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New Mexico ODs team up with HEHP, Taos Lions Club KidSight program to improve vision in schools, community

November 27, 2013
Taos Lions Club volunteers work with area children.

Taos Lions Club volunteers work with area children.

The KidSight program increased the vision screening rate for amblyogenic risk factors in young students to 95 percent, but they aren’t stopping there. To sustain this and increase screenings, the Taos Lions Club, with the help of New Mexico Optometric Association (NMOA) OD members, is extending the program to children ages 2 to 5 and home-schooled students at scheduled in-school screenings.

Now in its sixth year, the KidSight program screens approximately 1,700 children every year. Children thought to have a vision problem are referred to NMOA OD members for verificiation and correction. There is no charge for screenings. The project’s goal is to screen children (3 to 6 years old) for amblyogenic risk factors and to fund treatment for referred children whose families cannot afford it.

What it does

Since the program’s inception in 2008, the KidSight program has screened more than 8,300 pre-kindergarten through third-grade children and adolescents.

Approximately 14 percent of those screened were referred to NMOA members for treatment. An AOA Healthy Eyes Healthy People® grant has provided additional funding and support, and the Taos Lions Club provides financial support for uninsured families.

“New Mexico school nurses are required by law to perform hearing, vision and dental screenings on all children in kindergarten through third grades, but because of staffing cuts, school nurses in the past few years have not been able to screen all children at the beginning of the school year,” said NMOA member and Healthy Eyes Healthy People® grant recipient Jane Compton, O.D.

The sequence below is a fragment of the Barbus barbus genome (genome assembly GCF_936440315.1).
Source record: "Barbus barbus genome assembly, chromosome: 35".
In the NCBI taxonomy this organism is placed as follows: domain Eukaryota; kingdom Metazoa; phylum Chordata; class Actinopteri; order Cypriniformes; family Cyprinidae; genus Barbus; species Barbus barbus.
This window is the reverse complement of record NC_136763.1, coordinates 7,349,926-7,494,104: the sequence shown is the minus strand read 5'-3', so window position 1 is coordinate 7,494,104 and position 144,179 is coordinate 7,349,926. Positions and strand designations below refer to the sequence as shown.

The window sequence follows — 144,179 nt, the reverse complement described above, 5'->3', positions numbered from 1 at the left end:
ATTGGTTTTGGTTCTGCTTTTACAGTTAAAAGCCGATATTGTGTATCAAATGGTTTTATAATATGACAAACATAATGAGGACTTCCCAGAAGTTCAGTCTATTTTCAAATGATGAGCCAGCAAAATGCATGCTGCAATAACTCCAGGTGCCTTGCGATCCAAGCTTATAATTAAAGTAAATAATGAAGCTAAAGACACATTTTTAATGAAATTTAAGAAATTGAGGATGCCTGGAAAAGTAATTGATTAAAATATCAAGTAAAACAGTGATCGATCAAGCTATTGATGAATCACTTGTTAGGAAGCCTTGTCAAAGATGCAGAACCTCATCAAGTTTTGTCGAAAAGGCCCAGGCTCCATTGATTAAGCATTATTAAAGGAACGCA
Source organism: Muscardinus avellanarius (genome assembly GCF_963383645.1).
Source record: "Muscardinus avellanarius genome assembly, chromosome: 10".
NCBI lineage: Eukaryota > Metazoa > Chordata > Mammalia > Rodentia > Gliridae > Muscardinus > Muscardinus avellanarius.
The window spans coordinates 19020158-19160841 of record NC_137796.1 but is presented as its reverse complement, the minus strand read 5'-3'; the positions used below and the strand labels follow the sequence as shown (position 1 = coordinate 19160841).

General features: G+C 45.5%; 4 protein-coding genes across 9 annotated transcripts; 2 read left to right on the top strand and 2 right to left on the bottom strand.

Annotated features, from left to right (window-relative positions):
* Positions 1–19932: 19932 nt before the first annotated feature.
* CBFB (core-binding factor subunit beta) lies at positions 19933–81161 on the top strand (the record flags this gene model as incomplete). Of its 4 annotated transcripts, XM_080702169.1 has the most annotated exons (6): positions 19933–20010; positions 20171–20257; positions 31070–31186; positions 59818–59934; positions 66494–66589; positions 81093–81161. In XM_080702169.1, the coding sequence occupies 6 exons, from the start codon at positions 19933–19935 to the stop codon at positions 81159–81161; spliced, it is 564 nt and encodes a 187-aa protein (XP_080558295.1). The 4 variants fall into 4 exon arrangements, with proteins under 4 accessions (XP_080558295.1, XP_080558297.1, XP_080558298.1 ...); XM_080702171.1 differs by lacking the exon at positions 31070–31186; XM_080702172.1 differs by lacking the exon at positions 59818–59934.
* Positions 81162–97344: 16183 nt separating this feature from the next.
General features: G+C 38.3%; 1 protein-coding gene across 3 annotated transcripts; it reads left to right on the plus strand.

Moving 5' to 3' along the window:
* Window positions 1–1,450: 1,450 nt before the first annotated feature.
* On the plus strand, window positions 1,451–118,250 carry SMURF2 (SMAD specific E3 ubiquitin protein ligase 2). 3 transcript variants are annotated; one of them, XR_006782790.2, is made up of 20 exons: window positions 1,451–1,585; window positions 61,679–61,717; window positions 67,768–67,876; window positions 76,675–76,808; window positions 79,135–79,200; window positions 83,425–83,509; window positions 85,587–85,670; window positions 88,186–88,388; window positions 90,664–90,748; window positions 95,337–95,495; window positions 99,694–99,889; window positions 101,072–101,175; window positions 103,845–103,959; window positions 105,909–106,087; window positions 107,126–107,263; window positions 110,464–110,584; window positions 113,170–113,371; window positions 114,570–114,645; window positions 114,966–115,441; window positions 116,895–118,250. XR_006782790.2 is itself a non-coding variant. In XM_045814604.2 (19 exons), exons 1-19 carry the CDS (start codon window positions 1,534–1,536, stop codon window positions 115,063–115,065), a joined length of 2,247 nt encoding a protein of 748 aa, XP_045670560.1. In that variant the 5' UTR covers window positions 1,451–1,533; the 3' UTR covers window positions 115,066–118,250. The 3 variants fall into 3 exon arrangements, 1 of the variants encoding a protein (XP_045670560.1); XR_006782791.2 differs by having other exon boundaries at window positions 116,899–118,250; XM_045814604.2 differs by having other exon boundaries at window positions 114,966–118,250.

How it does it

Taos Lions Club volunteers conduct mass in-school free vision screenings of children and adolescents using a Pediavision digital screening instrument that identifies eye disorders (amblyopia, myopia, hyperopia, anisocoria, strabismus, astigmatism and anisometropia). 

“Many children were either not screened at all or screened late in the school year,” said Dr. Compton, “The KidSight program provides screenings in a timely and standardized manner. Parents are notified by the Lions Club and the school if their child fails the screening and assistance is offered where needed.” 

“September brought another year of offering eye screening, color and depth perception testing for area children. Coordinators for this program contacted all schools, home-school groups and individuals to arrange for dates and times. Although the KidSight program targets pre-kindergarten through third-grade students, the Lions also work with school administrators to accommodate students outside of our targeted age group,” said Taos Lions Club vision committee Chair Bill Waugh.

Community outreach to diabetics, adults and seniors

The Taos Lions Club supports the local NMOA ODs in arranging for and participating in hospital health fairs and hospital diabetic clinics where adults and seniors are screened for eye diseases.

Dr. Compton and Robert Ratzlaff, O.D., provide eye screenings and testing to the general public and diabetic patients.

Approximately 200 adults and seniors are screened annually, and about 30 adults and seniors receive Lions Club financial support each year.

Community involvement and participation in the overall KidSight program is sought through newspaper and radio announcements inviting family attendance at scheduled school screenings and health fairs.

The AOA would like to thank these NMOA members for helping make the KidSight program a success:

Jane Compton, O.D., Robert Ratzlaff, O.D., and Andrea E. Bethel, O.D.

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